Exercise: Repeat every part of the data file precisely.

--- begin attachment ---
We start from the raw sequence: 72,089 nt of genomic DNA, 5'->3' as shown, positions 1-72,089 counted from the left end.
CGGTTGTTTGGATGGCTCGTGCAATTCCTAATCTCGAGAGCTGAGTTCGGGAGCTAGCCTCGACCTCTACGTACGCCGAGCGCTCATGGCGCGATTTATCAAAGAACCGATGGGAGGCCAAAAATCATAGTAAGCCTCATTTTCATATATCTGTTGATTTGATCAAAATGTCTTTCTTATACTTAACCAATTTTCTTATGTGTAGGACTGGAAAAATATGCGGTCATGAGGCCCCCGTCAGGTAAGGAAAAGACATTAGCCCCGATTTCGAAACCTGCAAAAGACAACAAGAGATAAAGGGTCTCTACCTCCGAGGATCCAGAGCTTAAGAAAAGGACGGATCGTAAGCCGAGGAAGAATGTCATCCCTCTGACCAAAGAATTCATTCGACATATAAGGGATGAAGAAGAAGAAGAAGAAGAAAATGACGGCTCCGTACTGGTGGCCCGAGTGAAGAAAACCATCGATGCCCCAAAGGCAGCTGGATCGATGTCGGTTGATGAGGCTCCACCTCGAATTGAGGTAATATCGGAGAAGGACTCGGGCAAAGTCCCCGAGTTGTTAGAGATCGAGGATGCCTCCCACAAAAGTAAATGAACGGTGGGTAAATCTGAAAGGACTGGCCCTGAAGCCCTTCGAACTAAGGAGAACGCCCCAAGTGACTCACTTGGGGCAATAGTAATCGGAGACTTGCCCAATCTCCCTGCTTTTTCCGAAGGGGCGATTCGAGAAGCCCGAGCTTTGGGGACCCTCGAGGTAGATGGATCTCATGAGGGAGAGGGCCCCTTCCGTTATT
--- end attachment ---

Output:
We start from the raw sequence: 72,089 nt of genomic DNA, 5'->3' as shown, positions 1-72,089 counted from the left end.
CGGTTGTTTGGATGGCTCGTGCAATTCCTAATCTCGAGAGCTGAGTTCGGGAGCTAGCCTCGACCTCTACGTACGCCGAGCGCTCATGGCGCGATTTATCAAAGAACCGATGGGAGGCCAAAAATCATAGTAAGCCTCATTTTCATATATCTGTTGATTTGATCAAAATGTCTTTCTTATACTTAACCAATTTTCTTATGTGTAGGACTGGAAAAATATGCGGTCATGAGGCCCCCGTCAGGTAAGGAAAAGACATTAGCCCCGATTTCGAAACCTGCAAAAGACAACAAGAGATAAAGGGTCTCTACCTCCGAGGATCCAGAGCTTAAGAAAAGGACGGATCGTAAGCCGAGGAAGAATGTCATCCCTCTGACCAAAGAATTCATTCGACATATAAGGGATGAAGAAGAAGAAGAAGAAGAAAATGACGGCTCCGTACTGGTGGCCCGAGTGAAGAAAACCATCGATGCCCCAAAGGCAGCTGGATCGATGTCGGTTGATGAGGCTCCACCTCGAATTGAGGTAATATCGGAGAAGGACTCGGGCAAAGTCCCCGAGTTGTTAGAGATCGAGGATGCCTCCCACAAAAGTAAATGAACGGTGGGTAAATCTGAAAGGACTGGCCCTGAAGCCCTTCGAACTAAGGAGAACGCCCCAAGTGACTCACTTGGGGCAATAGTAATCGGAGACTTGCCCAATCTCCCTGCTTTTTCCGAAGGGGCGATTCGAGAAGCCCGAGCTTTGGGGACCCTCGAGGTAGATGGATCTCATGAGGGAGAGGGCCCCTTCCGTTATT